Mixed reactions to Rodman visit to North Korea


Staff Writer

Everyone always seems to have an opinion about Dennis Rodman, the one-of-a-kind former NBA rebounding and defensive ace. Of course, his visit to North Korea last week, one of the more bizarre stories in recent memory, did nothing to stop the chatter.

Those with ties, past and present, to the bj-league also got in on the discussion about Rodman’s trip and time spent with North Korean leader Kim Jong Un.

Gunma Crane Thunders coach Ryan Blackwell said, “Most things can be settled and bettered by more communication. I’m all for Rodman going there … regardless of his image or background. North Korea is a dangerous and unstable country, so if it helps to open up better lines of communication with the U.S. and the rest of the world, then I’m all for it.”

Indeed, Rodman and Kim were seen smiling in photographs snapped during a basketball exhibition, which included Harlem Globetrotters players, that have circulated to every corner of the earth.

To say these photos grabbed people’s attention is stating the obvious. Nevertheless, not everyone is ready to state that Rodman, who won five NBA championship rings, made a colossal mistake by visiting North Korea.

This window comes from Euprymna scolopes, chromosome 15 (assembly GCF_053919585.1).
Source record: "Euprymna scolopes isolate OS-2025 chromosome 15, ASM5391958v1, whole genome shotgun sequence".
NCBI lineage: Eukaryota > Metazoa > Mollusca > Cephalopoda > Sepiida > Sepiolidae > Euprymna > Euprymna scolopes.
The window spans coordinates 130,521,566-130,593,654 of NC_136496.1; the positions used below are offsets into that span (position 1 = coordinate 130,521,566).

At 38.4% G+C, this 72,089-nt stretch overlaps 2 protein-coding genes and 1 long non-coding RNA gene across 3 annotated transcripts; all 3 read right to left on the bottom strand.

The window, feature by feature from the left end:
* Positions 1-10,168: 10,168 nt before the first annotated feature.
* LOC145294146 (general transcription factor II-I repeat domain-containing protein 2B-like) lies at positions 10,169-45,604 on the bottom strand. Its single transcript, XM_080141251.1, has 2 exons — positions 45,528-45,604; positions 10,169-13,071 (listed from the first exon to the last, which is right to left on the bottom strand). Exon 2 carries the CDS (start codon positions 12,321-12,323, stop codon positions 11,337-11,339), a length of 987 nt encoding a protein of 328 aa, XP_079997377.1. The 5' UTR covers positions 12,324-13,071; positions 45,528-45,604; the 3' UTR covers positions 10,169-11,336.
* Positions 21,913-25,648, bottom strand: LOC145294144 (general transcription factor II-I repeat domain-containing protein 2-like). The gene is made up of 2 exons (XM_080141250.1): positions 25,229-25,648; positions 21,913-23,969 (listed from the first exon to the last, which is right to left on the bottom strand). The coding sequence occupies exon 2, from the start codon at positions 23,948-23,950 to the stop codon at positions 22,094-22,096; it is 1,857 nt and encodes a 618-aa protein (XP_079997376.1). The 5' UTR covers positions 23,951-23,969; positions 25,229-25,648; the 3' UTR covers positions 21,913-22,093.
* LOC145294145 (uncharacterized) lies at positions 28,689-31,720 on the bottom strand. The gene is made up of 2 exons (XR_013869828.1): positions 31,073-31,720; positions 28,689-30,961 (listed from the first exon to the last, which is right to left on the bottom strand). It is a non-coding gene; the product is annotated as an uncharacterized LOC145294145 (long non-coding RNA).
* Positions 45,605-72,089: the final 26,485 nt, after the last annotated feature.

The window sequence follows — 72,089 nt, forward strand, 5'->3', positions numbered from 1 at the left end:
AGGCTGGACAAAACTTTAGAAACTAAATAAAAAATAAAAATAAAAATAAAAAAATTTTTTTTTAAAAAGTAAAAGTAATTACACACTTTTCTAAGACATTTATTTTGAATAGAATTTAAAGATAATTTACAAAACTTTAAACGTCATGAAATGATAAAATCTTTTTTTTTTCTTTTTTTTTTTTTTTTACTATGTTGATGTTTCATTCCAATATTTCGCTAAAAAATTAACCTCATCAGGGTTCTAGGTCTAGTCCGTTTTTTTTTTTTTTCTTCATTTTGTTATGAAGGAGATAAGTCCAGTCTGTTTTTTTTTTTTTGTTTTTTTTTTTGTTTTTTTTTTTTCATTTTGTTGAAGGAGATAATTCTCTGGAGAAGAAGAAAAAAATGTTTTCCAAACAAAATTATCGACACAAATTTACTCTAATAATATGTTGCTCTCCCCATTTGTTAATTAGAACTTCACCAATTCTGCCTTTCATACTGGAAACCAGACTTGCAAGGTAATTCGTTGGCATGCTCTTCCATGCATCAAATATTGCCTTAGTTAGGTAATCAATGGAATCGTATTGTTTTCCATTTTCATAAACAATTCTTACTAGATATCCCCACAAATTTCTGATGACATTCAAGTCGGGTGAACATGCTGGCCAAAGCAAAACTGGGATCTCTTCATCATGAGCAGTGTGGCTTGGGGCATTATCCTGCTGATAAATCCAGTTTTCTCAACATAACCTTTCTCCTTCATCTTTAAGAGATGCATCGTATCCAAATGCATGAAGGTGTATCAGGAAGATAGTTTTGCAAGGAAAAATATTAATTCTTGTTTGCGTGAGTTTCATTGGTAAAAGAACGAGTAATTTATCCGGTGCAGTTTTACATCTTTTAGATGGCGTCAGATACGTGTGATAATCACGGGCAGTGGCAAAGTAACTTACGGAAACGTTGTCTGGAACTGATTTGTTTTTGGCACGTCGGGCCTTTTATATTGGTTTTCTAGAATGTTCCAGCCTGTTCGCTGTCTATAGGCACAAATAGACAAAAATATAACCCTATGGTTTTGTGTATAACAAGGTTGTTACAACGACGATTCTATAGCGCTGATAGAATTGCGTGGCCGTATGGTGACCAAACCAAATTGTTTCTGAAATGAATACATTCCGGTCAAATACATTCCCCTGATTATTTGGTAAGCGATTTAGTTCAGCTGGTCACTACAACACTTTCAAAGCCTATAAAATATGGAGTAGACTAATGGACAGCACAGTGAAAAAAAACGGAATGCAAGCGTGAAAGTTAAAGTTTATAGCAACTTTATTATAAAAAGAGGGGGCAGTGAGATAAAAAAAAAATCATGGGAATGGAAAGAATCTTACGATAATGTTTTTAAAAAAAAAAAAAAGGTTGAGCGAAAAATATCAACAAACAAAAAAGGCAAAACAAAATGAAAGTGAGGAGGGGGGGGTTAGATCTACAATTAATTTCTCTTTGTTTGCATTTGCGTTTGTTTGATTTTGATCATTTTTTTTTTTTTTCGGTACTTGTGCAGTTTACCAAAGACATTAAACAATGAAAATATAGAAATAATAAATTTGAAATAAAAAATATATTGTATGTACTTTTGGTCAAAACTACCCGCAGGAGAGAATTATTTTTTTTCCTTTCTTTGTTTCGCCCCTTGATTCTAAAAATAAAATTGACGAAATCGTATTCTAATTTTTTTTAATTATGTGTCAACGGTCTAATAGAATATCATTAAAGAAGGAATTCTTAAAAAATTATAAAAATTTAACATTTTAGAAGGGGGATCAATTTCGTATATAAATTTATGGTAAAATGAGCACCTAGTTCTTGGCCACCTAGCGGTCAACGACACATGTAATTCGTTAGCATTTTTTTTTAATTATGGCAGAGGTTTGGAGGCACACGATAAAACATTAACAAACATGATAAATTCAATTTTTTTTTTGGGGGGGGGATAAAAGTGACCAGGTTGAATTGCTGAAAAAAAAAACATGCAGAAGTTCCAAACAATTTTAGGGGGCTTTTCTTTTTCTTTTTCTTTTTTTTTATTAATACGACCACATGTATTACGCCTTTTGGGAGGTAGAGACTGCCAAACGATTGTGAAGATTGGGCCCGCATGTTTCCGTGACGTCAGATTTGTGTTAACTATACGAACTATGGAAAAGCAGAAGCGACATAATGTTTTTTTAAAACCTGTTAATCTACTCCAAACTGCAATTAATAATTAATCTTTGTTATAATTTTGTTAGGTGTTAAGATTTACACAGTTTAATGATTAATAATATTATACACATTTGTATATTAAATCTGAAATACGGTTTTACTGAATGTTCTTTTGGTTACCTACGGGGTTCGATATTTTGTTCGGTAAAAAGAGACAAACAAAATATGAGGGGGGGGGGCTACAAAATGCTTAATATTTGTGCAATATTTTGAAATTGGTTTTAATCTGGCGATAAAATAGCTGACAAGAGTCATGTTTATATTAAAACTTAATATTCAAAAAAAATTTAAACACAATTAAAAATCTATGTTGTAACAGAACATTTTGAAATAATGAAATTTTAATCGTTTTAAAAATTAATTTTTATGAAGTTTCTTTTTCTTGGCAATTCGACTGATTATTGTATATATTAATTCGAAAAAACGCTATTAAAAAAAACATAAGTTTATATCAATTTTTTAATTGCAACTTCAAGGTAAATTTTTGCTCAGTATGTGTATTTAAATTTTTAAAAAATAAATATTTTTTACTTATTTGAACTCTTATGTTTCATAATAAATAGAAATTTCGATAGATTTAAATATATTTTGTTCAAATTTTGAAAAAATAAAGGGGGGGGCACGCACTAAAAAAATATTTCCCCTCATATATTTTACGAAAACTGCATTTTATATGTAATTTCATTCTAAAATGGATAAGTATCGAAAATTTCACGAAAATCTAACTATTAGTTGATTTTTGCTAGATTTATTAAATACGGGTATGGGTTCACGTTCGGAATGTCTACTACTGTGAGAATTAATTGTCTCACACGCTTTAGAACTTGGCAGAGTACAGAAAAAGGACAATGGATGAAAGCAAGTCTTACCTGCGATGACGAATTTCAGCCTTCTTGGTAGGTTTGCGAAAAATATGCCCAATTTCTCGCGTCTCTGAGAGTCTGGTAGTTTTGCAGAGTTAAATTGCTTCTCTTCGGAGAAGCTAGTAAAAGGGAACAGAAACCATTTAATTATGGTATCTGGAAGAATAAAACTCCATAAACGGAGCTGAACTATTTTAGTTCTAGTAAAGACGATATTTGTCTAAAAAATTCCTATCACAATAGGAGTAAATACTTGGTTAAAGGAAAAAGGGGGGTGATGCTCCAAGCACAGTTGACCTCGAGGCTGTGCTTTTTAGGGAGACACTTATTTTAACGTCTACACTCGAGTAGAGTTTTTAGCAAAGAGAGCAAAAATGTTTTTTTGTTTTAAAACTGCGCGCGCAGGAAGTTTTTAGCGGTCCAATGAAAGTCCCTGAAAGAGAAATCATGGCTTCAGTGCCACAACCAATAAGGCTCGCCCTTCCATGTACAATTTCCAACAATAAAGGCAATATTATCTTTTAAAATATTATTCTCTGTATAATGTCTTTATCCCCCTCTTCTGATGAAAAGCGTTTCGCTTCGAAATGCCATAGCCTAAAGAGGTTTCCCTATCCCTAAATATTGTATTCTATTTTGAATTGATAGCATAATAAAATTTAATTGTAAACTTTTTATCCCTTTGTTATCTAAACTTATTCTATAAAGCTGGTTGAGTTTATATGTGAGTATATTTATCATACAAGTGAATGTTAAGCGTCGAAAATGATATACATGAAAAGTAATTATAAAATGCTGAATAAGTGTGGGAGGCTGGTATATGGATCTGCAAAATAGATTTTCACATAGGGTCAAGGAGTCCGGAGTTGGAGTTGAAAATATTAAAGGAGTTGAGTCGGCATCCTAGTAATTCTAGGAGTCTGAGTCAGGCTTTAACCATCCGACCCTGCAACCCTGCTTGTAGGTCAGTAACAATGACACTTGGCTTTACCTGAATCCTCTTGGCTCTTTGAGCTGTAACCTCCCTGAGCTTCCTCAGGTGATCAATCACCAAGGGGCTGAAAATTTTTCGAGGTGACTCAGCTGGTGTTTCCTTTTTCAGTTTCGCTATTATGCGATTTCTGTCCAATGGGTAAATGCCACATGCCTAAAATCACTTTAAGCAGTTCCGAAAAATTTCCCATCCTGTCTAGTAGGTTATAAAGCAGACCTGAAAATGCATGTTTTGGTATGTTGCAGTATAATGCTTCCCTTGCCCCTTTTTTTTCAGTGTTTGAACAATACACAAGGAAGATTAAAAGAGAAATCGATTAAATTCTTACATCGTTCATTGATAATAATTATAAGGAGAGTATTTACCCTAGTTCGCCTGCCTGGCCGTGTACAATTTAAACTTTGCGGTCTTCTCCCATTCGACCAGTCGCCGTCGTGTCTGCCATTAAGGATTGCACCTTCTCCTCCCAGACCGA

Former Chiba Jets coach Eric Gardow said, “Regardless of culture, religion or race, sport, and especially basketball, will always be a common denominator.”

Brian Rowsom, ex-NBA forward and former Oita HeatDevils coach, offered this perspective: I am honestly at a loss for words about that whole situation.” Rowsom now coaches in Qatar.

Bob Hill, who guided the now-defunct Tokyo Apache during the 2010-11 campaign, isn’t ready to condemn Rodman for his visit.

“Dennis is doing an excellent job of staying busy and in the media post-NBA (career),” Hill, a former NBA bench boss, wrote in an email from the United States. “You never know, he may have helped our relationship with North Korea.”

Shimane Susanoo Magic coach Zeljko Pavlicevic, who hails from Croatia, said he sees parallels between Rodman’s visit and the U.S.-Chinese ping-pong diplomacy of the early 1970s.

Pavlicevic called Rodman’s visit “a very good way to make (an) informal connection. The president of North Korea loves basketball.

“(This is) the same, still new participants, and sport is good for a start.”
Conversely, Yokohama B-Corsairs coach Reggie Geary had this to say about Rodman: “He embarrassed himself.”
Osaka Evessa head coach Bill Cartwright, who played and serve as an assistant coach for the Chicago Bulls during the 1990s when Rodman was a part of the team’s dynasty, declined to comment on Tuesday.